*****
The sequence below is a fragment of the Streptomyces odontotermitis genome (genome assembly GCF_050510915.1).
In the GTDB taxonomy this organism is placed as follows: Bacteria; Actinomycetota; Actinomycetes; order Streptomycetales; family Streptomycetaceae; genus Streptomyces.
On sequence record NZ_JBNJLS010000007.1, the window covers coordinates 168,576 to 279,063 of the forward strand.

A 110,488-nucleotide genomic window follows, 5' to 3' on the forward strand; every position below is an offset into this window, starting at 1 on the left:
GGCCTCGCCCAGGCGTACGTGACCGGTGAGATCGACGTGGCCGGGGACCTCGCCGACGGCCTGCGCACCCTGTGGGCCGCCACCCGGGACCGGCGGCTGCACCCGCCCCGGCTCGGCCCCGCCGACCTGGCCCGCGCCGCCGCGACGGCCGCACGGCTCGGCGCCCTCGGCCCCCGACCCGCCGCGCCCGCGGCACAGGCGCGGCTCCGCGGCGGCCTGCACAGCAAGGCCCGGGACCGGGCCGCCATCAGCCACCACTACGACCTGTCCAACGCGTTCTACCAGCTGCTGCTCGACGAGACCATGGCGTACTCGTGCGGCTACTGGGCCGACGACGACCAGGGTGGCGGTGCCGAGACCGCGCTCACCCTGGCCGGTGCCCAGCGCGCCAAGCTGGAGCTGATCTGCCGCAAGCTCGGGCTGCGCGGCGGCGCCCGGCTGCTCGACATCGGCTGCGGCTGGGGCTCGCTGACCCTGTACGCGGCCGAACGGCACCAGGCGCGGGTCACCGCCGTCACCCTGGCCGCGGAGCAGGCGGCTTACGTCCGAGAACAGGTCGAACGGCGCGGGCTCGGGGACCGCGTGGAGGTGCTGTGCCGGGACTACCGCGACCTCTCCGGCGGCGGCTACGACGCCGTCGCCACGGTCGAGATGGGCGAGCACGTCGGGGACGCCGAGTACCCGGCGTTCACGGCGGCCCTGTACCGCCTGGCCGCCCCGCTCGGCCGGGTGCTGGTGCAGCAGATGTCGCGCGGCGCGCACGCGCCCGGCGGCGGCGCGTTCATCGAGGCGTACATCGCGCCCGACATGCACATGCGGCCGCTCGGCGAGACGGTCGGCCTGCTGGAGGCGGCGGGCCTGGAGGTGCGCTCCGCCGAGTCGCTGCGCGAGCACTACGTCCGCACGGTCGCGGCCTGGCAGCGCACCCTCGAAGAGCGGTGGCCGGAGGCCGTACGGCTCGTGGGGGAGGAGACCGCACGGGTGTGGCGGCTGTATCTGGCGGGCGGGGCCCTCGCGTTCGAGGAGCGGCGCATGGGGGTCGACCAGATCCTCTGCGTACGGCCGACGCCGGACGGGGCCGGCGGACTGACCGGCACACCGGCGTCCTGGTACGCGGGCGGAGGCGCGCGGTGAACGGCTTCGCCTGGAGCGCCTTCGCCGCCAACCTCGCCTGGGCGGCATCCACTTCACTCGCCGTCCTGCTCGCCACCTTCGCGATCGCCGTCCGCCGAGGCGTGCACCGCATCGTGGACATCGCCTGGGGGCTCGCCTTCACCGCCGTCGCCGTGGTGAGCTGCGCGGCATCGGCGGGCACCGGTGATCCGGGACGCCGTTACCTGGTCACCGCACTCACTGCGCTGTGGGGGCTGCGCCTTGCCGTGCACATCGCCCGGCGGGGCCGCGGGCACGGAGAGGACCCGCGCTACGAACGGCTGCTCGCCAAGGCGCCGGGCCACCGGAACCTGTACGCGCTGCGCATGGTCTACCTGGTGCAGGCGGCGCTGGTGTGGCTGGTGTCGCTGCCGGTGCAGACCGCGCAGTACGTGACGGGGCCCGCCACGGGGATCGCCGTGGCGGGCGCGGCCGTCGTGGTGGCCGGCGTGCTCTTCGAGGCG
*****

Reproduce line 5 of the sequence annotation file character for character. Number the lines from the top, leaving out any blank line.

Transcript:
GGCCTCGCCCAGGCGTACGTGACCGGTGAGATCGACGTGGCCGGGGACCTCGCCGACGGCCTGCGCACCCTGTGGGCCGCCACCCGGGACCGGCGGCTGCACCCGCCCCGGCTCGGCCCCGCCGACCTGGCCCGCGCCGCCGCGACGGCCGCACGGCTCGGCGCCCTCGGCCCCCGACCCGCCGCGCCCGCGGCACAGGCGCGGCTCCGCGGCGGCCTGCACAGCAAGGCCCGGGACCGGGCCGCCATCAGCCACCACTACGACCTGTCCAACGCGTTCTACCAGCTGCTGCTCGACGAGACCATGGCGTACTCGTGCGGCTACTGGGCCGACGACGACCAGGGTGGCGGTGCCGAGACCGCGCTCACCCTGGCCGGTGCCCAGCGCGCCAAGCTGGAGCTGATCTGCCGCAAGCTCGGGCTGCGCGGCGGCGCCCGGCTGCTCGACATCGGCTGCGGCTGGGGCTCGCTGACCCTGTACGCGGCCGAACGGCACCAGGCGCGGGTCACCGCCGTCACCCTGGCCGCGGAGCAGGCGGCTTACGTCCGAGAACAGGTCGAACGGCGCGGGCTCGGGGACCGCGTGGAGGTGCTGTGCCGGGACTACCGCGACCTCTCCGGCGGCGGCTACGACGCCGTCGCCACGGTCGAGATGGGCGAGCACGTCGGGGACGCCGAGTACCCGGCGTTCACGGCGGCCCTGTACCGCCTGGCCGCCCCGCTCGGCCGGGTGCTGGTGCAGCAGATGTCGCGCGGCGCGCACGCGCCCGGCGGCGGCGCGTTCATCGAGGCGTACATCGCGCCCGACATGCACATGCGGCCGCTCGGCGAGACGGTCGGCCTGCTGGAGGCGGCGGGCCTGGAGGTGCGCTCCGCCGAGTCGCTGCGCGAGCACTACGTCCGCACGGTCGCGGCCTGGCAGCGCACCCTCGAAGAGCGGTGGCCGGAGGCCGTACGGCTCGTGGGGGAGGAGACCGCACGGGTGTGGCGGCTGTATCTGGCGGGCGGGGCCCTCGCGTTCGAGGAGCGGCGCATGGGGGTCGACCAGATCCTCTGCGTACGGCCGACGCCGGACGGGGCCGGCGGACTGACCGGCACACCGGCGTCCTGGTACGCGGGCGGAGGCGCGCGGTGAACGGCTTCGCCTGGAGCGCCTTCGCCGCCAACCTCGCCTGGGCGGCATCCACTTCACTCGCCGTCCTGCTCGCCACCTTCGCGATCGCCGTCCGCCGAGGCGTGCACCGCATCGTGGACATCGCCTGGGGGCTCGCCTTCACCGCCGTCGCCGTGGTGAGCTGCGCGGCATCGGCGGGCACCGGTGATCCGGGACGCCGTTACCTGGTCACCGCACTCACTGCGCTGTGGGGGCTGCGCCTTGCCGTGCACATCGCCCGGCGGGGCCGCGGGCACGGAGAGGACCCGCGCTACGAACGGCTGCTCGCCAAGGCGCCGGGCCACCGGAACCTGTACGCGCTGCGCATGGTCTACCTGGTGCAGGCGGCGCTGGTGTGGCTGGTGTCGCTGCCGGTGCAGACCGCGCAGTACGTGACGGGGCCCGCCACGGGGATCGCCGTGGCGGGCGCGGCCGTCGTGGTGGCCGGCGTGCTCTTCGAGGCG